Is Sobriety Boring?

Dec 2023 Is Sobriety Boring?

Deciding to get professional help for a substance use disorder is an act of courage and hope. But that doesn’t mean it’s an easy choice to make. Change – even a beneficial change like this – can prompt concerns about the future. What will your life be like once you’ve ended your drug use? Will you still be able to have fun? Is sobriety boring?

Why Are People Afraid to Get Sober?

If you’re scared to be sober, you are not alone. 

Even though they understand that they are hurting themselves by continuing to abuse alcohol and other drugs, many people who have developed an addiction are legitimately fearful of what might happen to them if they got help and got sober.

Why would someone be afraid of sobriety? Here are a few possible reasons:

  • They don’t think they’re capable of maintaining their recovery.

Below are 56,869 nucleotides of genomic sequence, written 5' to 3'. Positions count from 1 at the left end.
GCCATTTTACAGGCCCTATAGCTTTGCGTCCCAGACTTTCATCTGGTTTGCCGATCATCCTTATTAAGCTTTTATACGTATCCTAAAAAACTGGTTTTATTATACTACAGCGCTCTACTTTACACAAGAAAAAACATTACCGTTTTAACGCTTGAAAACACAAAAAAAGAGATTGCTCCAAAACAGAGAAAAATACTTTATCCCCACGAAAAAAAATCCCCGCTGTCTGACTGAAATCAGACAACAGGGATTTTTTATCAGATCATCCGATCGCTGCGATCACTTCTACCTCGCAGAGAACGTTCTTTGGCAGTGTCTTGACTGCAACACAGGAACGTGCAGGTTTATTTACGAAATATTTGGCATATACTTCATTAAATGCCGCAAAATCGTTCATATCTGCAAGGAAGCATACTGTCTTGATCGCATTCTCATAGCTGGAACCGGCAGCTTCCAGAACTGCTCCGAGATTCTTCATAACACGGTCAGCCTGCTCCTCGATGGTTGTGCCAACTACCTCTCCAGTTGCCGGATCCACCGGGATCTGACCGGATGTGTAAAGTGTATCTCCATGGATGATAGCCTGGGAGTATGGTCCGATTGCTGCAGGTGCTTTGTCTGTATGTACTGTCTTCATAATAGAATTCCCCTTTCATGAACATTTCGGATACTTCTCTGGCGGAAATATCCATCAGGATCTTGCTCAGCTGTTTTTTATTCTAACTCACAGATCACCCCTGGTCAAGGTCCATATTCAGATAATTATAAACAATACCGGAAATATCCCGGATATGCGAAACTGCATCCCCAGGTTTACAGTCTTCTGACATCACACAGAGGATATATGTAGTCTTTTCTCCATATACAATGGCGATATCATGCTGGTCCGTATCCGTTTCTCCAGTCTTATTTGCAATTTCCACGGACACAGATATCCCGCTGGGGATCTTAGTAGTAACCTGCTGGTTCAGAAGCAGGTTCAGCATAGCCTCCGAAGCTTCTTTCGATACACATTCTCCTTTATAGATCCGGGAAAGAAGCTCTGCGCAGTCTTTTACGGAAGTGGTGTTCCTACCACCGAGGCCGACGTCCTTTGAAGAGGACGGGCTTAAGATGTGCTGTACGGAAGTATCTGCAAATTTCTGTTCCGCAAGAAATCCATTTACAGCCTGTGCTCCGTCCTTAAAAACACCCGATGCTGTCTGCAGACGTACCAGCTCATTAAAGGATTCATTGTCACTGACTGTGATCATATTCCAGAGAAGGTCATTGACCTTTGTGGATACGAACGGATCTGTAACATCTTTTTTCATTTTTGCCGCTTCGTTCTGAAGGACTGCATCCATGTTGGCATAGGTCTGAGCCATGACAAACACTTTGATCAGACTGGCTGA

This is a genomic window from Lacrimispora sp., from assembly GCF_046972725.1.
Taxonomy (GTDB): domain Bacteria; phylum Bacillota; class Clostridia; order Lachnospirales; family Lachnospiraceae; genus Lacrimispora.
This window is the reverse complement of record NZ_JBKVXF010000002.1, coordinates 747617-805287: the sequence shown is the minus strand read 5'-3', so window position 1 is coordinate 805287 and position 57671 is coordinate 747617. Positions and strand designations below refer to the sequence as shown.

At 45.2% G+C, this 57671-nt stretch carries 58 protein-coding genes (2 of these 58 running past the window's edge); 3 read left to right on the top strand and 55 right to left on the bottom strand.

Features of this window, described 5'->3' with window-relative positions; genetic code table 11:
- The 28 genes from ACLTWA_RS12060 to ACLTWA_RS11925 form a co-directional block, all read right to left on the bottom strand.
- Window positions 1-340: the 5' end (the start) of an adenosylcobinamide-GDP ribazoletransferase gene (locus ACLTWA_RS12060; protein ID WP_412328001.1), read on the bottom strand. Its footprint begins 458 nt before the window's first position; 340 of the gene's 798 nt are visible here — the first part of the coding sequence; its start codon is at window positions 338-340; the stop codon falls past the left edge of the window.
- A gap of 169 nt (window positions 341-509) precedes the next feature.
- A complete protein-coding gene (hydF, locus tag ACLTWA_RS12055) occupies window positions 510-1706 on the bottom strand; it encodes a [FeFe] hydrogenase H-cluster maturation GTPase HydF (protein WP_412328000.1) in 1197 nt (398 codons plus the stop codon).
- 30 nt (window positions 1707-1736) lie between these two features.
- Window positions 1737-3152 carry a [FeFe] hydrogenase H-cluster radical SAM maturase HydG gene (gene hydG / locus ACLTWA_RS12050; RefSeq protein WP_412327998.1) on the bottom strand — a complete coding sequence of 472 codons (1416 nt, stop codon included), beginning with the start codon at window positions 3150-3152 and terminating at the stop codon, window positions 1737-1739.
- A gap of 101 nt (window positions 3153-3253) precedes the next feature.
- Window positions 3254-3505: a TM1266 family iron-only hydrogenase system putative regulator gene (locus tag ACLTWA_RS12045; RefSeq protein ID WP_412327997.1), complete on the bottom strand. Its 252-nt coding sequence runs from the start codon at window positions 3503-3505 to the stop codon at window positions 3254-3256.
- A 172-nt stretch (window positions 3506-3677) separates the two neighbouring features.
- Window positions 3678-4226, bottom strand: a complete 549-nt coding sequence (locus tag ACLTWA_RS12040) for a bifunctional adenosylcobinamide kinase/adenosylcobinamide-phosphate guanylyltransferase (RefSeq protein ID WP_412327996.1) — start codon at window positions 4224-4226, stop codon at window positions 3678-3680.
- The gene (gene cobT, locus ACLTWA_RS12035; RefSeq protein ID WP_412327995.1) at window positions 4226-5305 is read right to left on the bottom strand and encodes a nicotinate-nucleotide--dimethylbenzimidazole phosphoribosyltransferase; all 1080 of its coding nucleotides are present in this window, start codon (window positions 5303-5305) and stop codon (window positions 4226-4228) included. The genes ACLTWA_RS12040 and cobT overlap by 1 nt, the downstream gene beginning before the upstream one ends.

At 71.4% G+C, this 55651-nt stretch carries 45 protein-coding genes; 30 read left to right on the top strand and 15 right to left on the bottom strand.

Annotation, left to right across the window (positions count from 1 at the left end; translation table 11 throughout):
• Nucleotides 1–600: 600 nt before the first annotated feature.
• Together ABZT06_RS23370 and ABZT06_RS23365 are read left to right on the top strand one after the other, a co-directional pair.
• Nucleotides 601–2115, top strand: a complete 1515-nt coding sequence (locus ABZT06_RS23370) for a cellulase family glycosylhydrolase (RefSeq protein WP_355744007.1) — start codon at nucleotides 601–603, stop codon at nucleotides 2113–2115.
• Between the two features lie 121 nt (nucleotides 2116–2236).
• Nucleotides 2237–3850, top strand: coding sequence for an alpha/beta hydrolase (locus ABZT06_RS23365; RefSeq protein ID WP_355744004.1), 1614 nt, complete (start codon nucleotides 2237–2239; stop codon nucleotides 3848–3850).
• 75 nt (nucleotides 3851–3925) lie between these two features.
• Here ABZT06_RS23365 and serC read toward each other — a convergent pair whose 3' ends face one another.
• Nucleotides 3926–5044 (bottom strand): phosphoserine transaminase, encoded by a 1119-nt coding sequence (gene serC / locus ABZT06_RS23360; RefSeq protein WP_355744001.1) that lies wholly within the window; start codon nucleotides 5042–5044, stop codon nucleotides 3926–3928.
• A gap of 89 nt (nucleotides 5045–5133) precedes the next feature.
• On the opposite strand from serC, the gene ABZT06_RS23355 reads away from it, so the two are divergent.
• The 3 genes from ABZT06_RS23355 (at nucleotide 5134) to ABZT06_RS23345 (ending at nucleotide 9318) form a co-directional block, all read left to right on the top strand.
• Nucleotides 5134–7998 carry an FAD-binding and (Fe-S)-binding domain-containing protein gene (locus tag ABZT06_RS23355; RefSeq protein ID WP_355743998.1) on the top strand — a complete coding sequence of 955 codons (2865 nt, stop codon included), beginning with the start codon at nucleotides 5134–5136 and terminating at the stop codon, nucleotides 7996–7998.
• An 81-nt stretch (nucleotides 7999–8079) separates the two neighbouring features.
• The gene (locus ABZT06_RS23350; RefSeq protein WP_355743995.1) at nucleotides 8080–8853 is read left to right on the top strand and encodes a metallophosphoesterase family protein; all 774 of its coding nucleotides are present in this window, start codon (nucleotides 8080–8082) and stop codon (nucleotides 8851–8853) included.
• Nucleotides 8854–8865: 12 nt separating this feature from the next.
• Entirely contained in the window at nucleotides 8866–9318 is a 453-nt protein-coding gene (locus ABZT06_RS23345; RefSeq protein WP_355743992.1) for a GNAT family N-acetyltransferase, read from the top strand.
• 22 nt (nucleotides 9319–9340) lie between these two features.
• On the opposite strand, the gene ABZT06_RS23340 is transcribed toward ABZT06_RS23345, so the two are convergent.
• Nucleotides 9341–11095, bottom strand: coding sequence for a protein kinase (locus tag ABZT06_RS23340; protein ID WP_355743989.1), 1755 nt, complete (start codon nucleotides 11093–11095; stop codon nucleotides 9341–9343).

• They’re worried about going through withdrawal.
  • They fear they’ll lose their friends.
  • They don’t know how they’ll cope with stress and sadness without substances.
  • They assume they won’t be funny or creative any more.
  • They believe they won’t enjoy life as much.
  • They think their life will be boring.

We don’t have time in this post to address every potential reason why a person might be scared to be sober, so for today we’ll focus our attention on the last point in this list. Is sobriety boring? And if you’re afraid that it might be, what can you do to change that perception?

Is Sobriety Boring?

Boredom, like beauty, is in the eye of the beholder. An event that one person considers to be a thrilling adventure could, to another person, be simply tedious and tiresome.

Given the subjective (and personal) nature of excitement and boredom, how can we answer a question like, “Is sobriety boring?”

One way to do so is to think about what we’re actually referring to when we talk about sobriety. 

Imagine that you were walking around with the wrong type of prescription glasses. Everything looks blurry, misshapen, or virtually unrecognizable. Then you put on the right glasses, and the world around you suddenly snaps into focus.

Being sober is like finding that right pair of glasses. When you were using drugs, you had a skewed view of reality. Now that you’re sober, you can see things more clearly.